Science fiction tends to be too optimistic about the future, even in its postapocalyptic visions. We are all interested in the future (particularly our own). We have been quite disappointed at its failure to arrive as depicted in various science fiction epics.
The Jetsons promised us Rosie the robot to take care of our domestic duties as well as flying cars and personal jetpacks to travel about from our home in the clouds. We are still waiting.
1984 promised us television screens that filled the walls of our living rooms. We are close, but do we really want to go there?
Gerry Anderson’s UFO, set in 1991, had us battling aliens from a space station and a moon base. We are now building the space station, but are no where near having a lunar base.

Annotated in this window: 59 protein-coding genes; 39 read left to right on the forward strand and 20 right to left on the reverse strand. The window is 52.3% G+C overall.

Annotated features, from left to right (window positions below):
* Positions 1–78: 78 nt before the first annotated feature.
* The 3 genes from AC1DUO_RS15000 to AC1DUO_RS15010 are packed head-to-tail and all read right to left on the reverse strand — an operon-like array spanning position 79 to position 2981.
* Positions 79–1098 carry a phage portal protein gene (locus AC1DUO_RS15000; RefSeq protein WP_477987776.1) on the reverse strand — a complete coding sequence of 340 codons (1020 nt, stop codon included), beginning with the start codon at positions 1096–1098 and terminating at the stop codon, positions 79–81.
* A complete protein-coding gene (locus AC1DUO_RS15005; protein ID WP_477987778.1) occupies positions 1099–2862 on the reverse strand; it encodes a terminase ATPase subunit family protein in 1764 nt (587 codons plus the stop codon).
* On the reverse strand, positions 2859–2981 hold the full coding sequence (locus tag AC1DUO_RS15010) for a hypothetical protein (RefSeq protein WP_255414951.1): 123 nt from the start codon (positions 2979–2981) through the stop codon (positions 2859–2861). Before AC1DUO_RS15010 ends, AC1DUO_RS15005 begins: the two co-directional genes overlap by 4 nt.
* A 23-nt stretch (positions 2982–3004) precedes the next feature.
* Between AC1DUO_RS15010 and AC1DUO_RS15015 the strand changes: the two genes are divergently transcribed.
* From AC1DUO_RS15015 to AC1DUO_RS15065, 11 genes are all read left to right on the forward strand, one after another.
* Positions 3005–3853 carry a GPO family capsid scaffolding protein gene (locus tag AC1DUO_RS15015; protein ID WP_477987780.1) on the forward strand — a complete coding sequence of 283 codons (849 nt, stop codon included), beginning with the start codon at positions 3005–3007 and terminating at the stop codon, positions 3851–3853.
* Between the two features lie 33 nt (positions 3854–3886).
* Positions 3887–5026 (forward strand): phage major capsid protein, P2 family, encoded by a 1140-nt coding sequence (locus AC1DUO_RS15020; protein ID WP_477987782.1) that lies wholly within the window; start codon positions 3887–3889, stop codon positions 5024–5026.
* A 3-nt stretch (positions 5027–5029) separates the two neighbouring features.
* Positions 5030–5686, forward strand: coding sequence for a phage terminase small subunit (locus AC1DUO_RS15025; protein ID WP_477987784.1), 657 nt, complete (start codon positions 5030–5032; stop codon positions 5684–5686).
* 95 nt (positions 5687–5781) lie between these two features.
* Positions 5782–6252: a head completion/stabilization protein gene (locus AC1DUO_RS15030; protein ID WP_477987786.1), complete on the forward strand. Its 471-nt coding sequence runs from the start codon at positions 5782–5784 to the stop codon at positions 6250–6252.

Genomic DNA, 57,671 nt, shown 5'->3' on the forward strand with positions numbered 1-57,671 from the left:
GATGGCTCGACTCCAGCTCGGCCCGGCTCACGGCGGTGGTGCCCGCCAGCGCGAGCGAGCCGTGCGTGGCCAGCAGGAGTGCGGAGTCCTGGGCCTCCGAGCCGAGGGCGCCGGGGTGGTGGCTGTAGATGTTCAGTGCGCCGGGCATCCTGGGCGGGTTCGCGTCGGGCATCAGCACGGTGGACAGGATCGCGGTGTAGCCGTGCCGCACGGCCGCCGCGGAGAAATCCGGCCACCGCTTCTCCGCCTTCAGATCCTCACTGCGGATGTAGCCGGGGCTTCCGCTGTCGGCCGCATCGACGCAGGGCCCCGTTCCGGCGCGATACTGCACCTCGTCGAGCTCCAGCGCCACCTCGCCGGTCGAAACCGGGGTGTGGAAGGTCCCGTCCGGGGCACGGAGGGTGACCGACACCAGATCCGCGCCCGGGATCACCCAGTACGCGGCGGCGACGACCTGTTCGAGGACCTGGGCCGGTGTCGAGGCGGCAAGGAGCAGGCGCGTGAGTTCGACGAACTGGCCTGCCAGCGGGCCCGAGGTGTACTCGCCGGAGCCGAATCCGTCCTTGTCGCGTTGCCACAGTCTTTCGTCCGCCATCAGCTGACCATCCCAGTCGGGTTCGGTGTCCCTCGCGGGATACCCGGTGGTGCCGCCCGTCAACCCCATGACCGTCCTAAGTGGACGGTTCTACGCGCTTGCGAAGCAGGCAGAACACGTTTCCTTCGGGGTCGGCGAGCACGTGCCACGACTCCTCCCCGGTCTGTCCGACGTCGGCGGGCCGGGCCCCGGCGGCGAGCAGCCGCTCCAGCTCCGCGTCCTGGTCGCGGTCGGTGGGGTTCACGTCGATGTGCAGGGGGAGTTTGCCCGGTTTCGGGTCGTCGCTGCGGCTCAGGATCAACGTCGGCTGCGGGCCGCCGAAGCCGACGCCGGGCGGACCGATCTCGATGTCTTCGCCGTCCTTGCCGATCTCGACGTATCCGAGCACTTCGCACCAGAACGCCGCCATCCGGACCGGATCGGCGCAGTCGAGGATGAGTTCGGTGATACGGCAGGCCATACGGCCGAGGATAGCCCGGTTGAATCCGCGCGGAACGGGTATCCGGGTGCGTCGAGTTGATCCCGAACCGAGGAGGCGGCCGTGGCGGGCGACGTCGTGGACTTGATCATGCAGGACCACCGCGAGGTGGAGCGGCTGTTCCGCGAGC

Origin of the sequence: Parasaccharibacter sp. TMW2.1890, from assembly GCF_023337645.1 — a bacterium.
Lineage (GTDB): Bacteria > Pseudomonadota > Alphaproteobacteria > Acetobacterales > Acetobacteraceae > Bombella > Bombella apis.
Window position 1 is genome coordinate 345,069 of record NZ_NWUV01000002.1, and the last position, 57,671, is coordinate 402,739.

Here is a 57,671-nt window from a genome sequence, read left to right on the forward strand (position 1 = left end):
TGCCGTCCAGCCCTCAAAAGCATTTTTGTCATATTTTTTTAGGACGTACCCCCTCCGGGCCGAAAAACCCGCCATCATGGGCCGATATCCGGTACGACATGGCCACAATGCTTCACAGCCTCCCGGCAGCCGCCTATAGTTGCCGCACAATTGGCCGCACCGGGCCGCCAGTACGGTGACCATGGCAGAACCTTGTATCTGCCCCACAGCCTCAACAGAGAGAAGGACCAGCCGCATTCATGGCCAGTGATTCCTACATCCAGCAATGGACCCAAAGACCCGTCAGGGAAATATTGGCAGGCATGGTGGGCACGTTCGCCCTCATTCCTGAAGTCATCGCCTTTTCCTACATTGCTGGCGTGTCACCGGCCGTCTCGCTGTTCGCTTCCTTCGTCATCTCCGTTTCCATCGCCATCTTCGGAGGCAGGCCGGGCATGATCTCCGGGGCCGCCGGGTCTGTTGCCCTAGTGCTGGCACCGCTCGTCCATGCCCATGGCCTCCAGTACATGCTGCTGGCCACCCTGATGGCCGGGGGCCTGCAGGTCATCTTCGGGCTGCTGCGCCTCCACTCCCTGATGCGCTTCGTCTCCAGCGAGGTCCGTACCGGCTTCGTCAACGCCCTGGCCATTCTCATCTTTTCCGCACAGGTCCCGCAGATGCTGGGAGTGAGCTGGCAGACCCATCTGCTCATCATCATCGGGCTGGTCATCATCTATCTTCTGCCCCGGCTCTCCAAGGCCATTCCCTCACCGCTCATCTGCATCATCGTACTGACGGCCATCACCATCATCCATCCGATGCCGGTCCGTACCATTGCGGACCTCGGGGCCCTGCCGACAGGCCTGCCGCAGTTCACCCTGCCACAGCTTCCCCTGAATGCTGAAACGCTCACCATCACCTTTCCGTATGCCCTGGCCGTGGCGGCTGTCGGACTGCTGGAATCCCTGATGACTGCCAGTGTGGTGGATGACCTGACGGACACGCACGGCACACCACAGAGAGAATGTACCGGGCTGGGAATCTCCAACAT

His Space:1999, again promised a moon base and personal communicators (much like Dick Tracy’s wrist radio). There is a prototype for a cellphone watch, but I don’t think it will ever hit the market.
2001: A Space Odessy promised a space station, long distance space travel and ‘Hal’, a supercomputer that loses its mind. We are still working on the AI, hopefully without the crazy.
And here we are in 2010 waiting to see what else we won’t get as promised.
If you are wondering why I have left out 1966’s Star Trek, it is because that is one show whose predictions have come true. Although we are still waiting for starships and transporters and phasers, we have achieved personal communicators (cell phones), medical scanners (both CT and MRI), electronic books, stunners (tasers) and other items that I can’t think of at the moment.